From Tackle to Transplant Surgeon
by John Sudsbury (an edited version of this story appears in the summer issue of Cal Sports Quarterly).
Pappy's Boys are renowned for their success on the football field, and many of those legendary Golden Bear football players have gone on to even greater success after their days in Berkeley. One of those 'Boys,' Dr. John Najarian achieved one of his life goals by helping Cal to the 1949 Rose Bowl, and he achieved another by becoming a doctor and developing into a world-famous transplant surgeon.
An Oakland product who lost his father at 12 years old, finances limited Najarian's college options. However, Cal was his first choice and he had no hesitations staying local and lettering for the football team while pursuing his hopes of a medical career. After earning his undergraduate degree in three years, he had to beat the odds to continue medical school at Cal [the medical school is University of California, San Francisco]. With an influx of GI Bill applicants as well as other talented students from around the world, Najarian found himself up against 6,000 other applicants for just 72 slots in the class.
'Cal was he only medical school I applied to, I couldn't afford to go to other schools for interviews,' Najarian said. 'I was very fortunate that I had my football experience to give me that extra chip along with good grades.'
Because he had graduated in three years, Najarian had the opportunity to continue with his football career while attending medical school, for which the first year was on the Berkeley campus. The 1948 team rolled to a perfect 10-0 regular season record and Najarian found himself with an interesting dilemma.
'The two weeks leading up to the Rose Bowl were when my med school classmates spent their time studying for finals, which were very important and very difficult in the first year,' he said. 'So I went to the Rose Bowl with a suitcase full of books, which I never opened, needless to say.'
Despite the lack of preparation for that first round of finals, his success in the classroom continued. After earning his M.D. in 1952, Najarian soon became a leader in the field of transplant surgeries and formed one of the world's largest transplant programs at the University of Minnesota. The program has performed more than 6,500 kidney transplants, more than 1,900 pancreas transplants; and hundreds of heart, liver, lung, islet, bowel and combined transplants.He has been recognized internationally as an Honorary Fellow to the Royal College of Surgeons of England in 1987 - a rare distinction shared by only a handful of surgeons throughout the world. He has also served as President and Vice President of the International Transplantation Society. In 2004, he was honored with the Medawar Prize, which is widely seen as the most prestigious award for outstanding achievement in organ transplantation).'We've accomplished a lot in surgery and transplants,' Najarian said. 'Being one of the pioneers in transplantation, most things I did turned out to be a first - the first liver transplant in a child under the age of one, who is still alive now at age 25 and just graduated from grad school in Boston. The one thing I am most proud of is the over 200 surgeons I have trained over the years. I have trained over 80 transplant surgeons throughout the world. Anywhere I go, there's somebody I trained there, Cyprus, Greece, England, wherever.'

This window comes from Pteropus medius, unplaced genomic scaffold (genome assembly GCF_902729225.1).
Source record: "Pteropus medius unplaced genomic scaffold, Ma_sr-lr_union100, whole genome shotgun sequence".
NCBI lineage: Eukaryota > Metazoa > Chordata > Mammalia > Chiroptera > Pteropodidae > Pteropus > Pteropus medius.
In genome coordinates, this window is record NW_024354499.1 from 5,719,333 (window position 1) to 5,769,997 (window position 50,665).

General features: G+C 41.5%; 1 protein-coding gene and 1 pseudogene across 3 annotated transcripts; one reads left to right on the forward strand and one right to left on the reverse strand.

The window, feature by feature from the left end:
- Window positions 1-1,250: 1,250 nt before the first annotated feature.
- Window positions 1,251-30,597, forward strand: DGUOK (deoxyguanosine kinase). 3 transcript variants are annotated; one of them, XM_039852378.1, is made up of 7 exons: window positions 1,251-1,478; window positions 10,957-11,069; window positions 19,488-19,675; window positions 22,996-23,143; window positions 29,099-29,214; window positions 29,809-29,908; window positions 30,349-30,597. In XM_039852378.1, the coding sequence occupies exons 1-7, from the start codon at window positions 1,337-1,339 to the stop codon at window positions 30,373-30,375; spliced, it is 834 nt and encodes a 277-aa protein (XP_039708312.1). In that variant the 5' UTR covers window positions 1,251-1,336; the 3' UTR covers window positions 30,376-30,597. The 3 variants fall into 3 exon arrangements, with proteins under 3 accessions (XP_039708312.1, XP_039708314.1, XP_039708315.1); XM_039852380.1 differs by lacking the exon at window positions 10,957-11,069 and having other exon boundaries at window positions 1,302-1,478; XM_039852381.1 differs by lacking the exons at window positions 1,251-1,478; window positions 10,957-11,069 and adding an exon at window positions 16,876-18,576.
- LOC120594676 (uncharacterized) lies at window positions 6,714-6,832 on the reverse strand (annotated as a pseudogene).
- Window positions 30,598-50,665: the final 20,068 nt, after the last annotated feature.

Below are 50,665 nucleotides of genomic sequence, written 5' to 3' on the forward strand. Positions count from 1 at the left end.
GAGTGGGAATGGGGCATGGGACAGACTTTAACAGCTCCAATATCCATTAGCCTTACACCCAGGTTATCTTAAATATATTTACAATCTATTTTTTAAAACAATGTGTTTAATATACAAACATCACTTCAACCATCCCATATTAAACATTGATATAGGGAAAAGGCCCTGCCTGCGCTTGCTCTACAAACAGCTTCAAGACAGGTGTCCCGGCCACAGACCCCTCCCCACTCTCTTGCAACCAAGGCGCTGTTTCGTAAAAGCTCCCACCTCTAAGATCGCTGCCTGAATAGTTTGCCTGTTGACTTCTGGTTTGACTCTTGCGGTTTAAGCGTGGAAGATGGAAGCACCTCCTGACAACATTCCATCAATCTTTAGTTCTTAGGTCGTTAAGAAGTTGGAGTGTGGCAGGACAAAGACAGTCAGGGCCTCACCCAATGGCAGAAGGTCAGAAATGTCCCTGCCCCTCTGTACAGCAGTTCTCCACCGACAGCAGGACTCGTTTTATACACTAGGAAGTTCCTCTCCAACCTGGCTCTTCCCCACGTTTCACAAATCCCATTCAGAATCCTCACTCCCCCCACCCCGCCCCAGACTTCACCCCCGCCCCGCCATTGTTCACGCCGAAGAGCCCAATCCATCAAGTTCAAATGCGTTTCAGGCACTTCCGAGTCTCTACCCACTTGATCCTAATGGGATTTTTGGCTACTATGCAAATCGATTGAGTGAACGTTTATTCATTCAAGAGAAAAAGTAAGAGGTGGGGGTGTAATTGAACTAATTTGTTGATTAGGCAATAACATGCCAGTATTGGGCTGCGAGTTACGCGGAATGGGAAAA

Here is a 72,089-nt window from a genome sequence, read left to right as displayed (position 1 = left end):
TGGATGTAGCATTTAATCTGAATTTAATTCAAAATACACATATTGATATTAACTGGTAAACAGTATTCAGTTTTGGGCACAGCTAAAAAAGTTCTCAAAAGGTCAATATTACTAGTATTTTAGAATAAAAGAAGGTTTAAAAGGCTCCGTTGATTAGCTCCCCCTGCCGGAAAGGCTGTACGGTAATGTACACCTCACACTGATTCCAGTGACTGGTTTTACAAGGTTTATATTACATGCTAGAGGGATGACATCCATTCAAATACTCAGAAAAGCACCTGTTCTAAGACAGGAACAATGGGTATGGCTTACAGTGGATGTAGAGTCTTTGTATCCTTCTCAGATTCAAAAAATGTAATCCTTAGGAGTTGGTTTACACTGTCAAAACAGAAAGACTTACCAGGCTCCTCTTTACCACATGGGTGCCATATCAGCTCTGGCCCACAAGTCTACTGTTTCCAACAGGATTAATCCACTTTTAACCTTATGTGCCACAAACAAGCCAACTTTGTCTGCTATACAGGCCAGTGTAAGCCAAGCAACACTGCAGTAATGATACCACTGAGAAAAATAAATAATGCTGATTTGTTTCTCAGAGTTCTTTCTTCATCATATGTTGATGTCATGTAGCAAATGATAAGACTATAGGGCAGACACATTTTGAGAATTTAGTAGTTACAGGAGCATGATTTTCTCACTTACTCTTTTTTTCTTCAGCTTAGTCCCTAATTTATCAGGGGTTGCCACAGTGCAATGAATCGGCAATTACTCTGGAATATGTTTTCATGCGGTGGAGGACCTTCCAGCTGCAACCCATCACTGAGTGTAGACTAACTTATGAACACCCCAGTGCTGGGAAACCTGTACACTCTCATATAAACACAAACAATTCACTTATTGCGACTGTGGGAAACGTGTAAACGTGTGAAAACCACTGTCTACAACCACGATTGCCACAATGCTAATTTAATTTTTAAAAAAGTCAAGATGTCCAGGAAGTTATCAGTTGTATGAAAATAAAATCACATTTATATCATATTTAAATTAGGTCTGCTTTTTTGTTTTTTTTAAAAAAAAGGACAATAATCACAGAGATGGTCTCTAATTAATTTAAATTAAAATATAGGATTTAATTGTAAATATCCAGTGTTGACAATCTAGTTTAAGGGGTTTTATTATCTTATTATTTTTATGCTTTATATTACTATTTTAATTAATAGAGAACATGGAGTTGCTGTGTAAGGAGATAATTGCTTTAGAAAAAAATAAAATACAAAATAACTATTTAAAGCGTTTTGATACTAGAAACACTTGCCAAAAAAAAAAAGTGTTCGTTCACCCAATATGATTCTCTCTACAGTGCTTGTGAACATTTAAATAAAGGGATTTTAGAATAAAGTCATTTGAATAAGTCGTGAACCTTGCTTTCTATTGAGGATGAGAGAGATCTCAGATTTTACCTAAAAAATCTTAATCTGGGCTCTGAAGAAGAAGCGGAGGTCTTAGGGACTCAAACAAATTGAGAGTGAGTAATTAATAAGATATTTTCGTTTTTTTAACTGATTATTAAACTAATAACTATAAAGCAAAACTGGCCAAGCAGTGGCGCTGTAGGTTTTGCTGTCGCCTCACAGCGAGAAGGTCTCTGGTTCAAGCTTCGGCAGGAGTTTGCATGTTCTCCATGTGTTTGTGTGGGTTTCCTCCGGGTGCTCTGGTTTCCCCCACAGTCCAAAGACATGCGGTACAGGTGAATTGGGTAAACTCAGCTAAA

Through all of the success in his nearly 60 years after Berkeley, Najarian continues to be a big fan of the Golden Bears, following the new generation of stars. He attends one or two Cal games every year with the rest of Pappy's Boys, reliving the great years of the past and enjoying the new-found success under Jeff Tedford.
'I bleed blue and gold,' he said. 'Tedford has been a breath of fresh air. When Tedford arrived, all of a sudden things changed. In 1946, we had Frank Wickhorst as our coach; he tried to treat us like we were in the service and we ended up 2-7. With almost the same team the next year, Pappy Waldorf ended up 9-1. It's similar to what Tedford has done. He's taken it to the top.'
Like the rest of Cal fans and alums, Najarian would love to see the Golden Bears make a return to the Rose Bowl. To this day, on the wall of his office is an article saved from the Los Angeles Times following the 1949 Rose Bowl. The headline is 'How To Win a Game Without the Football' with a photo of Northwestern's Art Murakowski.
'It shows us hitting him on the one-yard line and the ball is out of his hands and the goal line can be clearly seen,' Najarian said. 'He doesn't have the ball! But the referee gave the touchdown to them.'
That touchdown proved key as Northwestern held off the Golden Bears, 20-14.
As a man who has been a key part of lifting medicine to levels never thought possible, it is fitting he is also a fan of another bit of modern technology.
'We sure could have used instant replay back in that Rose Bowl,' he said.
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